A paper with the title 'The right to life and abortion legislation in England and Wales: A proposal for change' was published in Diametros (2010, 26, 1-22). It proposes amending the law on abortion in England and Wales. It can be accessed here:


5. The ethics of deliberation, and genetic engineering

In a project on 'Deliberating the Environment: Scientists and the Socially Excluded in Dialogue' (funded by ESRC Science in Society Programme; Project team: Derek Bell, Mary Brennan, Jan Deckers, Tim Gray, Nicola Thompson) we explored the potential of a novel institutional mechanism, the ‘deliberative exchange’, to facilitate mutual learning between two disparate social groups. We defined a ‘deliberative exchange’ as a one-to-one deliberation between two persons from different social groups facilitated by a researcher in which the participants work collaboratively to consider and address important ethical and policy issues. The participants were persons from low income households and academic scientists. Each participant participated in a series of deliberative exchanges in which he or she was invited to discuss different environmental issues. The project had two related aims. Firstly, to explore the potential of the deliberative exchange as a method for facilitating and studying mutual learning between individuals with different backgrounds and experience. Secondly, to study the process of deliberation between persons from low-income households and academic scientists and the effects that such deliberation has on the participants. The final report can be read here:

Participants’ views on genetic engineering are published in:


III. Postgraduate supervision

Jan was the main supervisor for a PhD project by Cristina Fernandez-Garcia on the ethical issues associated with human genetic enhancement. Cristina completed this project successfully in 2018.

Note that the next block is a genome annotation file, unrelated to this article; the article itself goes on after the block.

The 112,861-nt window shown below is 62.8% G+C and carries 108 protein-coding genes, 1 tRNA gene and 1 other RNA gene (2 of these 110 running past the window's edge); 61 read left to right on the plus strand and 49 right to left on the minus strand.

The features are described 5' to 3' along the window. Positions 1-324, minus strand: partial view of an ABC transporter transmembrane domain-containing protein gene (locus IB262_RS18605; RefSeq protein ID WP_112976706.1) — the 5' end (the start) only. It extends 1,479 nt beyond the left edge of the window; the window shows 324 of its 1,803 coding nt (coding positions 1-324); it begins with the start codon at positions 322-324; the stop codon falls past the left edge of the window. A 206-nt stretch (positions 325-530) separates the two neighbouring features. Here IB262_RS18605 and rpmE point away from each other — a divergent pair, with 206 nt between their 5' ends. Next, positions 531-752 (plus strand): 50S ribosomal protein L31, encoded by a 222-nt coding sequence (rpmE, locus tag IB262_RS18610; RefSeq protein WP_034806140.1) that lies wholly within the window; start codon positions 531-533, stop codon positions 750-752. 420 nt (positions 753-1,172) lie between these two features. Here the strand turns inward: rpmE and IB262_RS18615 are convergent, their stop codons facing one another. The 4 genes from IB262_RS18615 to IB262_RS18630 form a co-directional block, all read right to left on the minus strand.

Undergraduate Teaching

MBBS: Ethics (e.g.: Ethics and Genetics, Common Ethical Issues, Impaired Newborn, Confidentiality, Truth Telling, Ethics of CPR, Autonomy at the End of Life, Unborn Human Life, Errors, Transplantation), Communication Skills, and other aspects of Personal and Professional Development (e.g.: Introduction to Communication Skills, Active listening, Critical Appraisal Skills, Gathering Information, Valuing Diversity, Critical Appraisal of Pharmaceutical Literature).


CMB 1006: Practical Skills in Biomedical and Biomolecular Sciences

CMB 2000: Essential Biomedical Research Skills

BMS 3022: Bioethics


Postgraduate Teaching

MMB 8100: Research Skills and Principles for the Biosciences

HSC 8040: Health and Health Care Policy (for MSc in Public Health and Health Services Research and MSc in Social Science and Health Research students)

MCR 8001: Research Governance and Ethics

MSc Physician Associate Studies

MSc 8001 MSc in Clinical Science

ONC 8008: Ethical Dimensions of Cancer/Palliative Care

HSS 8010: Research Ethics in a Wider Context (Postgraduate and postdoctoral students at Universities of Newcastle, Northumbria, Durham, Teesside, and Sunderland)

Various workshops for postgraduate students: on 'Introduction to Bioethics' (Faculty of Medical Sciences Graduate School training programme); and on 'Personal and Professional Ethics' and 'Environmental Ethics' (Faculty of Science, Agriculture, and Engineering Graduate School; Postgraduate researcher development programme)

CPD Staff Development Unit: Ethics of Research and Research Supervision


Some pedagogic aids

The following list of questions has been developed to provide learning aids that might help those who wish to use some of Jan’s writings (available via the ‘Research’ tab) in educational contexts (tertiary and secondary education). Ideas have been organised around three themes:


Resource 1: Should the consumption of farmed animal products be restricted, and if so, by how much? Food Policy 2010, 35(6) 497-503:

1. What will be the relative share of greenhouse gas emissions from the farm animal sector if data are extrapolated from recent studies to the year 2050?
2. How could sustainability indicators help to address the moral question of whether the consumption of farmed animal products should be restricted?
3. Why might it not be sufficient to rely on sustainability indicators alone to address the question of this article?
4. How is the concept of ‘externality’ defined and what does a case study from the UK show about the externalities associated with the different diets that are compared?

Resource 2: What Policy Should Be Adopted to Curtail the Negative GHIs Associated with the Consumption of Farmed Animal Products? Res Publica 2010, 16(1), 57-72:

1. How is the concept of negative GHI defined? What is the benefit of having such a concept? 
2. Why might a total ban on the consumption of farmed animal products not be acceptable?